In the crypto debate, you often hear the crypto critics warning of the impending doom, while the crypto fans extrapolate the spectacular past returns into the future. Both sides of the argument are “conditionally correct”, i.e. if crypto is all just a bubble, then stay away. And if crypto keeps going up at 100% a year then that’s very attractive. But in today’s post, I wanted to show that cryptocurrencies aren’t that attractive even in the “intermediate case” where you assume that crypto assets have expected returns of “only” around 2x to 3x that of equities. That’s because crypto volatility is simply too high, coupled with a noticeable equity correlation.

The rationale here reminds me of my old post from 2017 (“This fund returned over 100% year-to-date. I’m still not buying it!“) with a similar flavor: an ETF had strong returns, but it still was not worth it. Because the volatility and downside risk, as well as the equity correlation, were complete dealbreakers. (and sure enough, just a few months after publishing the post, the ETF indeed blew up in February 2018, though I’m not necessarily predicting the same for the cryptocurrencies).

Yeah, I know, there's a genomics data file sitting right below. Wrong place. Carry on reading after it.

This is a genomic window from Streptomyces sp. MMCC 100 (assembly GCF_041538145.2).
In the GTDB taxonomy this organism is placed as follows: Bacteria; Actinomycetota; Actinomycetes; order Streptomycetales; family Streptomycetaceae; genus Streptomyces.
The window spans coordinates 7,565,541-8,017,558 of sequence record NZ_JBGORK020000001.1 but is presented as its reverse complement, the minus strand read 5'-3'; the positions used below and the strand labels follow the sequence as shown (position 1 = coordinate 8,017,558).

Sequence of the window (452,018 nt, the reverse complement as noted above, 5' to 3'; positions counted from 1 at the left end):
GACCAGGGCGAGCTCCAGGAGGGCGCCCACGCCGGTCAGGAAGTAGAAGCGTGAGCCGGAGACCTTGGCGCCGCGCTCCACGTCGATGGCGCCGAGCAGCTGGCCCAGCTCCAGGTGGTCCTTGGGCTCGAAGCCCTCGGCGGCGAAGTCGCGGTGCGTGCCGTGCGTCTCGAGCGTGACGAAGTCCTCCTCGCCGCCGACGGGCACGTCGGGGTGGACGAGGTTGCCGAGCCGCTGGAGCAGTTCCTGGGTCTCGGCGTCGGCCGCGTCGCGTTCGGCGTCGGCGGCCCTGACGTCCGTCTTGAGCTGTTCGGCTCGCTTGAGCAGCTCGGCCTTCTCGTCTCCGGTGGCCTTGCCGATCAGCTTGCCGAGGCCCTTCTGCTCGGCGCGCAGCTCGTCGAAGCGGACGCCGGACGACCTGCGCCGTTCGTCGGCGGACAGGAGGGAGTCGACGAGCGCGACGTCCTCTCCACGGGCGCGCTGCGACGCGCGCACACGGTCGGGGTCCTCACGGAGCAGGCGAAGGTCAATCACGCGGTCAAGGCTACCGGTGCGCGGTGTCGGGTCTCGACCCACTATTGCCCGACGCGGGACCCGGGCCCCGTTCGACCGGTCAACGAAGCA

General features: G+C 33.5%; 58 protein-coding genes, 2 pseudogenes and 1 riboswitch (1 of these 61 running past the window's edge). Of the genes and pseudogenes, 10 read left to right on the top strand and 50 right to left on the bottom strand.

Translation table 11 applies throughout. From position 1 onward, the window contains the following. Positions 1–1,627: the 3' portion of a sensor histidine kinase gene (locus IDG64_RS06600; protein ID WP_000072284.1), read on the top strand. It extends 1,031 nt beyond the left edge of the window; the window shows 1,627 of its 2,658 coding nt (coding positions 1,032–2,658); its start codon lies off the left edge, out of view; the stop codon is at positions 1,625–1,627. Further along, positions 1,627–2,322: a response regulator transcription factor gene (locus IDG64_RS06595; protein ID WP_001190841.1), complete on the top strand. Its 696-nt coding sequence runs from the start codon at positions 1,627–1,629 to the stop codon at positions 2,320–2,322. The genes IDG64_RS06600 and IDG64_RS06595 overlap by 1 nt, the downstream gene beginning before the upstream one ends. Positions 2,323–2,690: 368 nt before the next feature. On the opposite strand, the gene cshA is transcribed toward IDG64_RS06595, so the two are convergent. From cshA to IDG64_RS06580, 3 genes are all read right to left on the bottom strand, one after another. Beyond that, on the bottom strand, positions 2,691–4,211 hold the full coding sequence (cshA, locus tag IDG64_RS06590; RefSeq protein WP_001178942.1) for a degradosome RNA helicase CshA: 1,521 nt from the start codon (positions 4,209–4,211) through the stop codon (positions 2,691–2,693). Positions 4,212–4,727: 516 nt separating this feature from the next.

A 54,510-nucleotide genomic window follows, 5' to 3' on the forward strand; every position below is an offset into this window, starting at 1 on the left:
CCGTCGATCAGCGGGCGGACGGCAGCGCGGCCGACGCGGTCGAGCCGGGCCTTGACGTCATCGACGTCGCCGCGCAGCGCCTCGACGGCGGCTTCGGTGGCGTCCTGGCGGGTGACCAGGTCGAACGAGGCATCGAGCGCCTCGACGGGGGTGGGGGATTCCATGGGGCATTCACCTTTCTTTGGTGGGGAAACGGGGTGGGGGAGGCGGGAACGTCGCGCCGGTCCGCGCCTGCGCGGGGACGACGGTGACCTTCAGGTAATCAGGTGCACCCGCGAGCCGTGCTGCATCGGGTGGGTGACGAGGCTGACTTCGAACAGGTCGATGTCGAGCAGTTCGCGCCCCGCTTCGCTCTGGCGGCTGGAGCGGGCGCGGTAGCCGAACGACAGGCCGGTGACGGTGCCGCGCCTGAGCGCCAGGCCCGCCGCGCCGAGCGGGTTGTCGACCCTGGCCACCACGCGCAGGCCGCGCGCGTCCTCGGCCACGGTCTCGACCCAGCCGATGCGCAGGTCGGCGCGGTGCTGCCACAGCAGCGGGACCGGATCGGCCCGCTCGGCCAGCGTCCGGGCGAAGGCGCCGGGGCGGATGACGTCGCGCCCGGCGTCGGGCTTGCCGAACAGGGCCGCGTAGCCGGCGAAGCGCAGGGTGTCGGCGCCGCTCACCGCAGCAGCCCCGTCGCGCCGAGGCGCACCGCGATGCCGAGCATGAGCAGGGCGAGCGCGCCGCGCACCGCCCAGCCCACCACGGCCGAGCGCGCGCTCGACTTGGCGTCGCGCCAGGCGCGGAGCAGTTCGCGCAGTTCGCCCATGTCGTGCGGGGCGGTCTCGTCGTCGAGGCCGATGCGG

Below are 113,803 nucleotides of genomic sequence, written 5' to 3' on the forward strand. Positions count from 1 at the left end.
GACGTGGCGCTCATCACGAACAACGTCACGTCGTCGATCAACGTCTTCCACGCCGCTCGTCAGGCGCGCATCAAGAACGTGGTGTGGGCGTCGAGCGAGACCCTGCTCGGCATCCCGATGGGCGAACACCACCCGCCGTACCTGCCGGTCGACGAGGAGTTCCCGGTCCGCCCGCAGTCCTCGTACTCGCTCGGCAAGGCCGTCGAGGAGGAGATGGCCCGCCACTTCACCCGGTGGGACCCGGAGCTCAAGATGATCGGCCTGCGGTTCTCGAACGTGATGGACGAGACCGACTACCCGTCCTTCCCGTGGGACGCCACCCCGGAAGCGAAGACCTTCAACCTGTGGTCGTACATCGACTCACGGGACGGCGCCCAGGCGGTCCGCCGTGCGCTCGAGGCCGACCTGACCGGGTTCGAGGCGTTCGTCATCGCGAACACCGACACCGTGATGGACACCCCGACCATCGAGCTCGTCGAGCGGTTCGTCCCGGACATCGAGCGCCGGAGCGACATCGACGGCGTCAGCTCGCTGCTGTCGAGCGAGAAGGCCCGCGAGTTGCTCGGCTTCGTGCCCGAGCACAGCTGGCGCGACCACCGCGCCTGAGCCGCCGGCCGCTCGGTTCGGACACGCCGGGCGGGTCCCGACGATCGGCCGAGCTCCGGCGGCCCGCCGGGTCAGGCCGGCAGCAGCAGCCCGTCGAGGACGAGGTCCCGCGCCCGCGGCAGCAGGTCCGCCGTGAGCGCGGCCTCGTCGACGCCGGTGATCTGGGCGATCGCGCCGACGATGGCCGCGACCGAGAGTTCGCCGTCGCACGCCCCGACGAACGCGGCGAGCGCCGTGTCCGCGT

So, if you want to mix a few % of Bitcoin into your portfolio, be my guest. But I would not invest in crypto on a large scale. Especially not in retirement when volatility and drawdowns can pose a real headache.

So, take it for what this is: I’m just a personal finance blogger with an opinion and some technical training and tools to test my hypotheses. People may accuse me of being a crypto curmudgeon because I missed out on the great wave up. Maybe that’s true. People have a tendency to justify their past actions and past mistakes. But I hope that even the crypto fans have gotten something out of my work. Use my ramblings as a devil’s advocate argument. Can you convince me and yourself that my analysis is wrong?

*Title picture source: History Channel*

If you’re familiar with my work on Safe Withdrawal Rates, you’ll know that the number one concern for retirees is Sequence of Return Risk. Well, hopefully, this will soon be a thing of the past. I’m now ready to announce the complete “retirement” (pun intended) of my Safe Withdrawal Rate Research because, after years of research and a partnership with some of the most impressive crypto experts, I have finally developed a way to **completely(!) **hedge against Sequence Risk, once and for all.